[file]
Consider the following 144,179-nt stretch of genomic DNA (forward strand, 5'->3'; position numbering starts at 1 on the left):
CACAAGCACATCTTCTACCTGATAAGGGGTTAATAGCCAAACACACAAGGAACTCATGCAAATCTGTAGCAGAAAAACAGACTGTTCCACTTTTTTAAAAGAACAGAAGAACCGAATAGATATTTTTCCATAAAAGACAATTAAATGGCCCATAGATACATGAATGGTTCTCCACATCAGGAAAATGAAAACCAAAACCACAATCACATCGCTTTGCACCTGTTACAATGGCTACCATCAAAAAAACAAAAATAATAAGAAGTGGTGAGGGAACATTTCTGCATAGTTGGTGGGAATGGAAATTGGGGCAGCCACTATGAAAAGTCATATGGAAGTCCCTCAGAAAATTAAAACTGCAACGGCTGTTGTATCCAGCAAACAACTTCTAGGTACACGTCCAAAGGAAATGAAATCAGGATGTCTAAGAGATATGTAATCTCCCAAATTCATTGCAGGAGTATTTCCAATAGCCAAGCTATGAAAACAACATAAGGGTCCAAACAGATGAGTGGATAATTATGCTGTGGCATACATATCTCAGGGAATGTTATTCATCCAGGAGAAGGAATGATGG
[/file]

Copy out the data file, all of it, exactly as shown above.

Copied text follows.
Consider the following 144,179-nt stretch of genomic DNA (forward strand, 5'->3'; position numbering starts at 1 on the left):
CACAAGCACATCTTCTACCTGATAAGGGGTTAATAGCCAAACACACAAGGAACTCATGCAAATCTGTAGCAGAAAAACAGACTGTTCCACTTTTTTAAAAGAACAGAAGAACCGAATAGATATTTTTCCATAAAAGACAATTAAATGGCCCATAGATACATGAATGGTTCTCCACATCAGGAAAATGAAAACCAAAACCACAATCACATCGCTTTGCACCTGTTACAATGGCTACCATCAAAAAAACAAAAATAATAAGAAGTGGTGAGGGAACATTTCTGCATAGTTGGTGGGAATGGAAATTGGGGCAGCCACTATGAAAAGTCATATGGAAGTCCCTCAGAAAATTAAAACTGCAACGGCTGTTGTATCCAGCAAACAACTTCTAGGTACACGTCCAAAGGAAATGAAATCAGGATGTCTAAGAGATATGTAATCTCCCAAATTCATTGCAGGAGTATTTCCAATAGCCAAGCTATGAAAACAACATAAGGGTCCAAACAGATGAGTGGATAATTATGCTGTGGCATACATATCTCAGGGAATGTTATTCATCCAGGAGAAGGAATGATGG